On a recent Friday afternoon, hundreds of visitors in football uniforms or draped in flags waited for their turn to mount the humpbacked animals. Camels that did not rise were forced up by their handlers. When one camel let out a loud grunt, a woman from Australia shrieked, “it sounds like they’re being violated!” Nearby, a group of men from Mexico dressed in white Qatari thobes and headdresses took selfies.
“It’s really an amazing feeling because you feel so tall,” 28-year-old Juan Gaul said after his ride. The Argentine fan was visiting Qatar for a week from Australia.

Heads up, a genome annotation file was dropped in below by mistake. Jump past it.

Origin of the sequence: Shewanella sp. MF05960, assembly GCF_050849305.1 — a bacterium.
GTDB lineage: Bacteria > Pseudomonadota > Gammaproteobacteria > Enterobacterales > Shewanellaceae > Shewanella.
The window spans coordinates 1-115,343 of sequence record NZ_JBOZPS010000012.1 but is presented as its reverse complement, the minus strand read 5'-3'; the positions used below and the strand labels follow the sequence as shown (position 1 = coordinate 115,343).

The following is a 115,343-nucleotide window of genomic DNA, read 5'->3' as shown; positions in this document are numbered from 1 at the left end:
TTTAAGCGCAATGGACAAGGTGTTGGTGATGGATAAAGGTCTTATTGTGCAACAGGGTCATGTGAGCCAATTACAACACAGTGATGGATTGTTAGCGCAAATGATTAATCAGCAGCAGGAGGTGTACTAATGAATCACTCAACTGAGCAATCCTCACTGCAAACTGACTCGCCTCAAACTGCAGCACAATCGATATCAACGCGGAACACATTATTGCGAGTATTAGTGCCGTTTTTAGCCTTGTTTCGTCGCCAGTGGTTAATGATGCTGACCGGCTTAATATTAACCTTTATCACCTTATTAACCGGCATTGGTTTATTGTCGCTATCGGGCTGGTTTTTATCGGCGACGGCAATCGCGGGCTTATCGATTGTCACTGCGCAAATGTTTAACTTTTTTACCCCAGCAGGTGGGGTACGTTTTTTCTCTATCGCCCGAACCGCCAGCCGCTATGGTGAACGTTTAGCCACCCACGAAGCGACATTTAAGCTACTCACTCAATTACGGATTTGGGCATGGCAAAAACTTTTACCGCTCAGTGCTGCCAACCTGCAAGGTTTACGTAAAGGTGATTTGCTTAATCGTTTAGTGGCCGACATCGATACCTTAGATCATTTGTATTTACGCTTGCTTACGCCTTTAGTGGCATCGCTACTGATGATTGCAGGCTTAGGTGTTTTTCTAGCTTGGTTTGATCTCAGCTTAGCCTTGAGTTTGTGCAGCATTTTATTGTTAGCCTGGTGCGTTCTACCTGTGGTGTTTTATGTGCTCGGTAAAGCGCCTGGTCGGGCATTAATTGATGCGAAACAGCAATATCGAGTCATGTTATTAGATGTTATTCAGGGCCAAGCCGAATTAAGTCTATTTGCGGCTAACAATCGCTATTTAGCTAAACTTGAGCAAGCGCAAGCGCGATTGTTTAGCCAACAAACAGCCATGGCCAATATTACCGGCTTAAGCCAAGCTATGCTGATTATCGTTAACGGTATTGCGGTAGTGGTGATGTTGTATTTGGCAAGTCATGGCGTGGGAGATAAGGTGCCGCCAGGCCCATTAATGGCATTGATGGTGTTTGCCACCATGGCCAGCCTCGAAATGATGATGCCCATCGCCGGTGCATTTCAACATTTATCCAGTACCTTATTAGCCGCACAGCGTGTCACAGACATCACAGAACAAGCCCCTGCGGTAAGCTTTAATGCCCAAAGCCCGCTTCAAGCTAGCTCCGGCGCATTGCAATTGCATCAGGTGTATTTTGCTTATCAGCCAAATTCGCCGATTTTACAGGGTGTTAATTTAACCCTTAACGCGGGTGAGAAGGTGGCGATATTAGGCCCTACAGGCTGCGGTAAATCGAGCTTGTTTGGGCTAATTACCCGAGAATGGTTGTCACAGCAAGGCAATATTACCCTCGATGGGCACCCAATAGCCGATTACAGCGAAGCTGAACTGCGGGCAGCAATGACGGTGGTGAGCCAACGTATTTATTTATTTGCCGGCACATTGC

Cashing in on the opportunity are the animals’ handlers who, thanks to the World Cup, are making several times more than they normally would.
“There’s a lot of money coming in,” said Ali Jaber Al-Ali, a 49-year-old Bedouin camel herder from Sudan. “Thank god, but it’s a lot of pressure.”
Al-Ali came to Qatar 15 years ago but has worked with camels since he was a child. On an average weekday before the World Cup, Al-Ali said his company would offer around 20 rides per day and 50 on weekends. Since the World Cup started, Al-Ali and the men he works with are providing 500 rides in the morning and another 500 in the evening. The company went from having 15 camels to 60, he said.
“Tour guides want to move things fast,” Al-Ali said, “so they add pressure on us.”
As crowds formed around them, many camels sat statue-like with cloth muzzles covering their mouths and bright saddles on their bodies. The smell of dung filled the air.